Wednesday, January 12, 2011

Cycling in Sticky Snow: Speed and Funky Fenders

This morning's ride was quite difficult since there was quite a lot of what I've heard some people call "shortbread" snow on all but the busiest streets. "Shortbread" seems pretty apt to me... it is kind of soft and squishy and sticky but not at all wet. Part of the fun of riding in winter, at least for me, is rising to the challenges and learning how to ride better in somewhat ugly conditions, so overall this morning's commute was great.

I wanted to write about this shortbread kind of snow that sticks easily in between the knobs on your tires and on just about anything else it hits. This kind of snow may be one of the best arguments for thinner tires in winter since they would be less likely to get gummed up. I currently use "standard" 1.9 inch MTB tires. They are Schwalbe Snow Studs and they have been fine for several years. The knobs have worn down enough now that sticky snow represents more of a problem than it used to. This morning a couple of things occurred to me that I wanted to mention.

If you have to stop for some reason while riding in the sticky stuff, your tire treads may be full of snow. Resuming riding can be tough, because you need some speed for centrifugal force to throw that sticky snow away and give you some grip back. If you can find a bare spot, even on the wrong side of the road, go to it if it is safe to do so. The small amount of speed it will offer may well clear your tires so they can better handle the next serving of shortbread.

Speaking of throwing snow out of your treads, fenders that are a real boon in the wet can be a real curse in the shortbread. Since my winter ride is a snow-specific Mutant, the fenders are set up in a way that might look wrong, but they work just right in my opinion.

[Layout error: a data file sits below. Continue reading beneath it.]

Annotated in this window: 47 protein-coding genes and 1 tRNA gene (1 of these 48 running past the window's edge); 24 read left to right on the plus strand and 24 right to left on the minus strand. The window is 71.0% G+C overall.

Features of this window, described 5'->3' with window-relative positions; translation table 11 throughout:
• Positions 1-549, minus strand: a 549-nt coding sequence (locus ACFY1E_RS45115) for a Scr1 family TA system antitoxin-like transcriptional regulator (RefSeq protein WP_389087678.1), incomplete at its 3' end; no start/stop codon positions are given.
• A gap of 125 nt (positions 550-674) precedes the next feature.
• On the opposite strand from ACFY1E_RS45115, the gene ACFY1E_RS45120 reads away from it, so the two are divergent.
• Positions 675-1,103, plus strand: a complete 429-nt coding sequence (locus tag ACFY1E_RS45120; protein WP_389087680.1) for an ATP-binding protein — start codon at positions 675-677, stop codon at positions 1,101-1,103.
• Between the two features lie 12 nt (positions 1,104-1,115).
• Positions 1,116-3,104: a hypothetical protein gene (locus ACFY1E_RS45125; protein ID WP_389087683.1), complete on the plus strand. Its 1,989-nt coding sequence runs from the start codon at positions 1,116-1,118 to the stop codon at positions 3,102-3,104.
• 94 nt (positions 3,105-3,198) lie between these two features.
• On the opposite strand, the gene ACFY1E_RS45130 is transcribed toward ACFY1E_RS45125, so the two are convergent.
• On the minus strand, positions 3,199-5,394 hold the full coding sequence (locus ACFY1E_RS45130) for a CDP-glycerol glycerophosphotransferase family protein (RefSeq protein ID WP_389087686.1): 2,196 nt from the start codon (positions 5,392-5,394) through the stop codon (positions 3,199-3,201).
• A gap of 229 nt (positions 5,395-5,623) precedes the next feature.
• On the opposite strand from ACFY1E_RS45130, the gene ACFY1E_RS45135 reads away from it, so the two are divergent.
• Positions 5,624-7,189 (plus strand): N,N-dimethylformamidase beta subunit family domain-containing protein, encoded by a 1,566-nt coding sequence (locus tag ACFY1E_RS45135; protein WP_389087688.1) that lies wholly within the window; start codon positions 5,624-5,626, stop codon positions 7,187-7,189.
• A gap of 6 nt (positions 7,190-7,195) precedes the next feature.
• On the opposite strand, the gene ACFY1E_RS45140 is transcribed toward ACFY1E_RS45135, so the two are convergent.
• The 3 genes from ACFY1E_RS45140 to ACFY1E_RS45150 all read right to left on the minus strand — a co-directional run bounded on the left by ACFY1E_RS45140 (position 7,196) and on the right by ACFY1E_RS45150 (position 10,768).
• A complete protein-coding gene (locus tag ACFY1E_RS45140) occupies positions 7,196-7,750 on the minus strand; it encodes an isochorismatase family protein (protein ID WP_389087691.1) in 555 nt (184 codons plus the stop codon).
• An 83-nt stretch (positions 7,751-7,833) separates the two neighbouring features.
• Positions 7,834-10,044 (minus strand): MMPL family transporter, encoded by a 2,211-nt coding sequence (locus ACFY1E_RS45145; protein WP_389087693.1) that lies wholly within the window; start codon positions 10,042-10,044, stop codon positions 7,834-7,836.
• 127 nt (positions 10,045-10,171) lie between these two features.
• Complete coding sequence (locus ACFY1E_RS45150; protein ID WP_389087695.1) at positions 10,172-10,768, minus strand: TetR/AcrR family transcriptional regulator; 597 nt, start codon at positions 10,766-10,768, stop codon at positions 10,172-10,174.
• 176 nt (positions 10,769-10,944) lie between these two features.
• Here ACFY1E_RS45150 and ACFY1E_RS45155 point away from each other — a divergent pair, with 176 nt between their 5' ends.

The Front

I originally attached the fender in this funky way because it wouldn't work well with the disc brakes. I think something snapped off of it at one point too and that's when I zip tied that other stay to the fork. As a result, the fender shakes and rattles around quite a bit. Some might find that highly annoying, but the up side is that snow can't stick to it for long!

The Rear

One down side to this shorty fender setup is that it doesn't really protect the bike from the usual upward spray of the rear tire very well. I've always meant to add a bit of metal or something to it to push it back further while still allowing me to attach it to the rear bridge. Thankfully the 2nd best tub in town is there to block any spray until I get around to it.

If the colour of the pics is puzzling you, it is the result of some amber/pink lighting where I work. I didn't sepia tone pictures of my dirty mutant. That would be weird.

I know that designing a bike for such specific conditions is overkill for most people. I also know that many people would prefer a nice looking, attractive bicycle rather than this thing. The last thing I know is that this bike throws off the shortbread like nobody's business and never suffers from buildup under the fenders. Yeeeehawww!